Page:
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Coaching Takes Center Stage Now


Three days of Rookie Minicamp ended on Sunday morning as the players gathered on the NovaCare Complex practice fields at 11:21 a.m. and listened as head coach Doug Pederson gave his final messages for the weekend. One step down, many more to go as the coaching part of the equation comes into focus.

Something that Pederson has mentioned time and again, and not a lot of people have acknowledged the importance, is having a full season of Eagles game film to watch and study as the team gets ready for the 2017 campaign. Twelve months ago, the coaching staff showed the offensive players of Kansas City's scheme from 2015, and the defensive players watched Jim Schwartz's past defenses in Buffalo and in Detroit and even Tennessee, perhaps.

A year ago, then, the players were watching a scheme. Now they're watching themselves and the Eagles from a season prior, and that's going to make a difference. What was black-and-white, grainy video last spring is now 4K clarity.

What did the coaching staff learn from three days of practice with the rookies? They learned about the newcomers' ability to retain and translate information. They had a chance to see what kind of physical condition the players are in right now. They gained some knowledge in personality and an early understanding of the players and their on-field habits.

It's just a start, but it's valuable stuff. And as we move toward the next step for the entire team – Phase Two continues for both the rookies and the veterans – the developmental portion is instrumental.

The three-tiered challenges for every football team are these: 1. Draft well and make smart, strategic personnel decisions and additions; 2. Develop the players on the roster and, 3. Retain those who have a long-term fit with the team.

Very simple. And very complicated.

The onus now is on the coaching staff working to integrate the existing roster with the offseason additions. How, for example, will Alshon Jeffery transition from being a go-to receiver in Chicago into this offense? It certainly helps that wide receivers coach Mike Groh was in the same job with the Bears when Jeffery had fantastic seasons in 2013 and 2014. Jeffery knows what to expect from Groh and Groh knows what makes Jeffery tick.

Same with offensive guard Chance Warmack, who signed a one-year deal in free agency after four seasons in Tennessee. Warmack was an All-America player at Alabama, where his position coach was Jeff Stoutland, who is now the Eagles' offensive line coach. That means something. The fit it right with the two of them.

On Friday, Pederson was asked about the number of skill-position players the Eagles have suddenly accumulated and how the coaching staff can best utilize the improved talent base. It comes down to coaching, Pederson said.


 , as an example, cornerback Rasul Douglas is going to see Jeffery over the next several weeks. He's going to be introduced to an entirely different level of player, not only in size and explosiveness and understanding of the scheme, but in technique and in tricks of the trade. This is when the impressions that are going to stick will begin.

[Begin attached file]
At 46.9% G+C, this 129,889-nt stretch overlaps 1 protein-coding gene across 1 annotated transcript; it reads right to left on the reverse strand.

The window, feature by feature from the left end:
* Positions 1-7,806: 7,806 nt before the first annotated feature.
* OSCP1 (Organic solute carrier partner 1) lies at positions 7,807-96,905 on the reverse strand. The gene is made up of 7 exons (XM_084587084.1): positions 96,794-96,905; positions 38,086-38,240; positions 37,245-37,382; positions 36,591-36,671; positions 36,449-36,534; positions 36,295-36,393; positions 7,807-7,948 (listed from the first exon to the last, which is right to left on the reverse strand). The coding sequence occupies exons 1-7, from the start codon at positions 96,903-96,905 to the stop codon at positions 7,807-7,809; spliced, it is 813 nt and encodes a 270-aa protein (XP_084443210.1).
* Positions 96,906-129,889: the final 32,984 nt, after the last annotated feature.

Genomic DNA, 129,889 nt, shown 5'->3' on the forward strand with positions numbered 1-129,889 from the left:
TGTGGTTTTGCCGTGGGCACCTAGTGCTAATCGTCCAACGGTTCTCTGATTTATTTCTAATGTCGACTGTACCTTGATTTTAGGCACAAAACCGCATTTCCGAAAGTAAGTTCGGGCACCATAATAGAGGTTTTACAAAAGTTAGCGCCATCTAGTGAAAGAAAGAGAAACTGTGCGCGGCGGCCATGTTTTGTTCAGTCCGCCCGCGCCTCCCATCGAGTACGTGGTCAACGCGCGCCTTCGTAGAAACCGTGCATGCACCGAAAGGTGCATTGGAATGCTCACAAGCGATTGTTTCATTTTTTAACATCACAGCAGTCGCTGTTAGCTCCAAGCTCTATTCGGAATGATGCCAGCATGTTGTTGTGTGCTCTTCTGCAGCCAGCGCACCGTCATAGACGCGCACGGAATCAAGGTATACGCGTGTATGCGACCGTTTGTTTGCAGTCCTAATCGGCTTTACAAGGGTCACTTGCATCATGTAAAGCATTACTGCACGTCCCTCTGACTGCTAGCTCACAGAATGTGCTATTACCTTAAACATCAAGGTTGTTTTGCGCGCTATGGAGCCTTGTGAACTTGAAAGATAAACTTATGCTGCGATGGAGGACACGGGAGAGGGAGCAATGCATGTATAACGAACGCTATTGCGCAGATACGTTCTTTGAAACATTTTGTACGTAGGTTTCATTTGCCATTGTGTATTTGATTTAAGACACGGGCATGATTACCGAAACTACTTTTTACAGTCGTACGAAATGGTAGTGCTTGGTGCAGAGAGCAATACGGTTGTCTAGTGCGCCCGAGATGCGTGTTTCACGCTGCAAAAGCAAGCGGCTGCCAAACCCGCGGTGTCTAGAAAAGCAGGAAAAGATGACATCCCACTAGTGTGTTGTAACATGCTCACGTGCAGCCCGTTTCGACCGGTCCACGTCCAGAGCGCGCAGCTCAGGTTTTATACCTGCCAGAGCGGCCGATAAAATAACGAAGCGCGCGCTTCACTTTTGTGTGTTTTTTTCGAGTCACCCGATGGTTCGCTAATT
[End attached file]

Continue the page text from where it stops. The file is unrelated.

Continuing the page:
That's what is next for the Eagles: More coaching. A reliance of teaching terminology and technique. Many more steps of development and the leaning from a coaching staff that has been here for a full season and then some, and that is much more prepared to teach the Eagles way than it was 12 months ago.


  • First-round draft pick defensive end Derek Barnett loved the draft experience, but he was just as excited to get back into the training portion of his football career once he left Philadelphia a couple of weeks ago. "It felt great to get back at it," Barnett said. "I was really looking forward to getting my workouts in and getting back into the kind of football shape I want to be in. You go through the draft process and you are taken out of your routine with a lot of meetings and dinners and visits. Having a chance to catch my breath and work out was great. I'm ready to go."
  • Sometimes, all you need is a chance. Offensive tackle Victor Salako was one of 20 tryout players in for the weekend, and he ended up impressing enough to earn a contract. The Eagles waived/injured quarterback Jerod Evans on Sunday and signed Salako, a two-year starter at Oklahoma State. A scouting report on Salako, from prior to the draft: "Two-year starter at left tackle who utilizes his size and frame to compensate for his athletic deficiencies. Stiffness in lower half prevents him from playing with good balance and leverage in both running and pass blocking. While he has the size that will intrigue teams, his lack of functional athleticism could make it tough to find a long-term fit on the next level."
  • The media attended about 15 minutes of individual workouts on Friday, the only access permitted during the weekend's camp. So any reports of performance were not possible, but future spring practices, the Organized Team Activities, specifically, will be open.
  • Because their classes don't graduate until late, as with most of the Pac-12 teams, former Washington cornerback Sidney Jones and defensive tackle Elijah Qualls won't be able to take part in any workouts until the team's mandatory minicamp in June. It is a rule the NFL should revisit, as it limits players' chances to make the team as rookies.
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